An analysis of how the grid can be optimized through utilization of control strategies for smart charging and discharging of electric vehicles during the transition period;
An analysis of yearly job gains and losses during the transition period that would result from the 2030 requirement;
An analysis of the effect of the 2030 requirement during the transition period on state transportation revenues, and recommendations as to alternative sources of revenues to replace gas tax revenues;
Analysis of impacts of the 2030 requirement on equity, especially including disadvantaged and low-income communities, communities of color, and rural communities, and strategies for maximizing equity in implementation of the 2030 requirement; and
A just transition strategy for those negatively impacted by the 2030 requirement.
The commission shall conduct a series of public workshops to provide interested parties an opportunity to comment on the scoping plan, especially including disadvantaged and low-income communities, and communities of color.
The commission shall update its scoping plan for achieving the 2030 requirement in 2025 and 2028.
The commission shall submit copies of its scoping plan, and the 2025 and 2028 updates to the scoping plan, to the standing committees of the legislature with jurisdiction over transportation issues, consistent with RCW 43.01.036.
On or before January 1, 2025, the commission, in coordination with appropriate state agencies, shall adopt regulations, consistent with the scoping plan created pursuant to section 3 of this act, that require that all passenger and light duty vehicles of model year 2030 or later sold or registered in Washington state be electric vehicles.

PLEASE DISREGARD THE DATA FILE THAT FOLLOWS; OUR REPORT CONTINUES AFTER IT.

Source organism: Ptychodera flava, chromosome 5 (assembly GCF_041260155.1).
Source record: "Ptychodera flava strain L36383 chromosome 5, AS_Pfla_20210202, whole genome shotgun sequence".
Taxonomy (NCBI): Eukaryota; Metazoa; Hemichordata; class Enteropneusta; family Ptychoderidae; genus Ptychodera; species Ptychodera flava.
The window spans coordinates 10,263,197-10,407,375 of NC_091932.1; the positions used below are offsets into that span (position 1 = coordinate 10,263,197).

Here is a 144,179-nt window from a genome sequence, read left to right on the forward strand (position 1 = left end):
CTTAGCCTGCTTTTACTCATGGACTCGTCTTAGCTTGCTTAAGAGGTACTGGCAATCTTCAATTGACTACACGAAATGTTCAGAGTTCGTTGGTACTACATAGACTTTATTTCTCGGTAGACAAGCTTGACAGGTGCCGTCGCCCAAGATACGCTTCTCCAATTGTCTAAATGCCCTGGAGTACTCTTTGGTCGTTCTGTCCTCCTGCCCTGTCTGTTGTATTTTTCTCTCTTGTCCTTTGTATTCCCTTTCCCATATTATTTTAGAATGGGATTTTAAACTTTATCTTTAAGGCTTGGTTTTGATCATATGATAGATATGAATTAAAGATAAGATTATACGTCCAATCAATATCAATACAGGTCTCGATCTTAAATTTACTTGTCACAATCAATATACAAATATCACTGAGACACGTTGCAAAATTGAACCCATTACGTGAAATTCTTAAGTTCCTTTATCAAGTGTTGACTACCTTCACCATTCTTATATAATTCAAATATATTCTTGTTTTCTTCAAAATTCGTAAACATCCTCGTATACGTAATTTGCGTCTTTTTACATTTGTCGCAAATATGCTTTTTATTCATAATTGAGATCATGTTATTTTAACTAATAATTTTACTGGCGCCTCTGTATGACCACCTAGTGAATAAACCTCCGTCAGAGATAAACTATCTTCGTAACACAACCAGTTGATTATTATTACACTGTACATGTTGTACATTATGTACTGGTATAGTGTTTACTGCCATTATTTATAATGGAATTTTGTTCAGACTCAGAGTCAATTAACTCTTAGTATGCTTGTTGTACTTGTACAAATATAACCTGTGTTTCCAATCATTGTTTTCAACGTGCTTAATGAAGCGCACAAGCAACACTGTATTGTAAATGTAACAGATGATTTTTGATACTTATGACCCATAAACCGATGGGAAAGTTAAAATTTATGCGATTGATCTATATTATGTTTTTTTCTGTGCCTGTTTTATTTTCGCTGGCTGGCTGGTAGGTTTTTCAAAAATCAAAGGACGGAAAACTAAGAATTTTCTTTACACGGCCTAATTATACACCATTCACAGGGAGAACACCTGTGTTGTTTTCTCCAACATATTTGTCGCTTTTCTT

In adopting regulations pursuant to this section, in furtherance of achieving the 2030 requirement for ensuring new vehicles sold in the state are electric vehicles, the commission shall:
Design the regulations in a manner that maximizes equity and total benefits to the state of Washington, while minimizing costs and risks;
Minimize the administrative burden of implementing and complying with these regulations;
Rely upon the best available economic and scientific information and its assessment of existing and projected technological capabilities when adopting the regulations required by this section;
Consult with the utilities and transportation commission, investor-owned utilities, public utility districts, and municipal utilities in the development of the regulations insofar as they affect electricity providers in order to minimize duplicative or inconsistent regulatory requirements; and
e. Revise rules adopted pursuant to this section and adopt additional rules to accelerate or otherwise facilitate the intent of this chapter.
The department shall not register vehicles that are not in compliance with section 4 of this act and implementing rules adopted by the transportation commission, unless said vehicle was purchased by a resident of another state prior to becoming a resident of the state of Washington.